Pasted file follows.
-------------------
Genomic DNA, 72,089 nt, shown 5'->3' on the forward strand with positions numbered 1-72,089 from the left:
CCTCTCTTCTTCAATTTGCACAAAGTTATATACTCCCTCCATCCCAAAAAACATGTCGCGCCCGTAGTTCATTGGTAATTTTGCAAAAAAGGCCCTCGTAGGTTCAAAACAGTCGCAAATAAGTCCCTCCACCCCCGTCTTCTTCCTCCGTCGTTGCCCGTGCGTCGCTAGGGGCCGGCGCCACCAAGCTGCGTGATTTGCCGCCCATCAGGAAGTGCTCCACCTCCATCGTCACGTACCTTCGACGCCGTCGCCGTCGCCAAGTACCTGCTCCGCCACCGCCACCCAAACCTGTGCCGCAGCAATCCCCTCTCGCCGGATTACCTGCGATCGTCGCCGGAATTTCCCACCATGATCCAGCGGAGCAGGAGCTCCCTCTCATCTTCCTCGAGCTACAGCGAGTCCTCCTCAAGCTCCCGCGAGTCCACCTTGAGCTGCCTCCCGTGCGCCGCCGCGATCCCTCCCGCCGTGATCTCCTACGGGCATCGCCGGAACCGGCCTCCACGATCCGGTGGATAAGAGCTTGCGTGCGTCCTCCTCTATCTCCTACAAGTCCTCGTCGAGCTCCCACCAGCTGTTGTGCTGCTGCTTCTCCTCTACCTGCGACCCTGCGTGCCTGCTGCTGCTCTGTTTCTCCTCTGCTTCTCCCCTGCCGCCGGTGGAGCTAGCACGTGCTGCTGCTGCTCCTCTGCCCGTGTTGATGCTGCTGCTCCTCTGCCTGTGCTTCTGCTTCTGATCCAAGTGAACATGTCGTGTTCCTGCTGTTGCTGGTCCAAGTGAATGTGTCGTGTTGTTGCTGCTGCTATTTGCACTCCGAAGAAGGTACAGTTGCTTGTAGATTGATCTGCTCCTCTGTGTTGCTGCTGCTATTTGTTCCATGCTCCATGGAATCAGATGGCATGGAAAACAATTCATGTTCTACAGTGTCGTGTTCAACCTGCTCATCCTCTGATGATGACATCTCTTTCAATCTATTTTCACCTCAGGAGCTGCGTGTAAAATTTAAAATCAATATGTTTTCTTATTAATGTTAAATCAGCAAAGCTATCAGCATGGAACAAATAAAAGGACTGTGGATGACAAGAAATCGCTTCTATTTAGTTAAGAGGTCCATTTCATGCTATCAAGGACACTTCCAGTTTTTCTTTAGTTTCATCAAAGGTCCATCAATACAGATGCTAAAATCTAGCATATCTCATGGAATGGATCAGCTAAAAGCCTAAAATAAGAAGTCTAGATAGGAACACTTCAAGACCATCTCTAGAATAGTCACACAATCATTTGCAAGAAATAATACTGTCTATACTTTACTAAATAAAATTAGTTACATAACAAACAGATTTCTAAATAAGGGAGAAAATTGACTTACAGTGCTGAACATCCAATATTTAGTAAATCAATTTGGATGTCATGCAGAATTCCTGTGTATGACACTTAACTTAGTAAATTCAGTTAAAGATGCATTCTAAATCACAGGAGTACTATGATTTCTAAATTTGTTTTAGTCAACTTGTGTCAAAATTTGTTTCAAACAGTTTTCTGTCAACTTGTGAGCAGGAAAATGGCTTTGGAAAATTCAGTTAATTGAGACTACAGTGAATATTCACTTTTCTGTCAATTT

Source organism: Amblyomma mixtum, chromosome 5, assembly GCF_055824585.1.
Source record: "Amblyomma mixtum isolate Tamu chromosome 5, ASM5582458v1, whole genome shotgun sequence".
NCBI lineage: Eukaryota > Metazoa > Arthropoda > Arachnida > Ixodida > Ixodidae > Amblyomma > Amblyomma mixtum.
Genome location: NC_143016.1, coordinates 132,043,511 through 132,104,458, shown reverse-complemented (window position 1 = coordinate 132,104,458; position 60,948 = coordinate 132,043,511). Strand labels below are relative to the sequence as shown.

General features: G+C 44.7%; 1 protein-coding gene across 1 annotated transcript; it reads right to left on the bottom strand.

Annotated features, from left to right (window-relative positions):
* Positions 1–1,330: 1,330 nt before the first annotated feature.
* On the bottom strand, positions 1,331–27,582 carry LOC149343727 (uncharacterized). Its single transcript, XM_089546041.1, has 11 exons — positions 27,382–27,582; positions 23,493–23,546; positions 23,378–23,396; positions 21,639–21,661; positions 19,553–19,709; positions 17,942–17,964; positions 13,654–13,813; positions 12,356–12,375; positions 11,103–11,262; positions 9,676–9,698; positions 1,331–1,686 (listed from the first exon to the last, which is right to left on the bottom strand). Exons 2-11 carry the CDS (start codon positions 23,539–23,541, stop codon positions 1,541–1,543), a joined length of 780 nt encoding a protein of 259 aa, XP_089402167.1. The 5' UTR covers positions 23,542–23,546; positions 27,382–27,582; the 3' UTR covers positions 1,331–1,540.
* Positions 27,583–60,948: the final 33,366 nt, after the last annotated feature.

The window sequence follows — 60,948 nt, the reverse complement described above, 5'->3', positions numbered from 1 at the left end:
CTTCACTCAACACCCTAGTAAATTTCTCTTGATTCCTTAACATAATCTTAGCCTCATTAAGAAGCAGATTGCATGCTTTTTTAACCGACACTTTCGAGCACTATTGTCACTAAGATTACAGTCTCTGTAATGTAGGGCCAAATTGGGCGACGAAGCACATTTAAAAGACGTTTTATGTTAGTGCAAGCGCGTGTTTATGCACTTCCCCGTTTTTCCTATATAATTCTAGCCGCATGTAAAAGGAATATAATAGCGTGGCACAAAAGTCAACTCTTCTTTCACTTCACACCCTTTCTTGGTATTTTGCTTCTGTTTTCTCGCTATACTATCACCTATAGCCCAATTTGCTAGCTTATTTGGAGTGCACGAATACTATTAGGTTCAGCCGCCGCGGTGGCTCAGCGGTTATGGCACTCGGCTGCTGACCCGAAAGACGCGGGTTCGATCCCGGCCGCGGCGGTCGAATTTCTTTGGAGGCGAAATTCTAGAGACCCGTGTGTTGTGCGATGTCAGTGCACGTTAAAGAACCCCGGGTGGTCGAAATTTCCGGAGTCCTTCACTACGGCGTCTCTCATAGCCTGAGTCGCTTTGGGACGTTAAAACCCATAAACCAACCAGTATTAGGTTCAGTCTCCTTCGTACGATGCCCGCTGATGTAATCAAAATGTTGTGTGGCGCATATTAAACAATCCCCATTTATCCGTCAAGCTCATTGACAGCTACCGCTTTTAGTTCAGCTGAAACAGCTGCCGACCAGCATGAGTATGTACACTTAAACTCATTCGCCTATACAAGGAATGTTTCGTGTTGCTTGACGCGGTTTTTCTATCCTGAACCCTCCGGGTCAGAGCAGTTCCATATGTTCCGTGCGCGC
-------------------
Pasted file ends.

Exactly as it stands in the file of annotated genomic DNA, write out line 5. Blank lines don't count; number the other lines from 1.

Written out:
NCBI lineage: Eukaryota > Metazoa > Arthropoda > Arachnida > Ixodida > Ixodidae > Amblyomma > Amblyomma mixtum.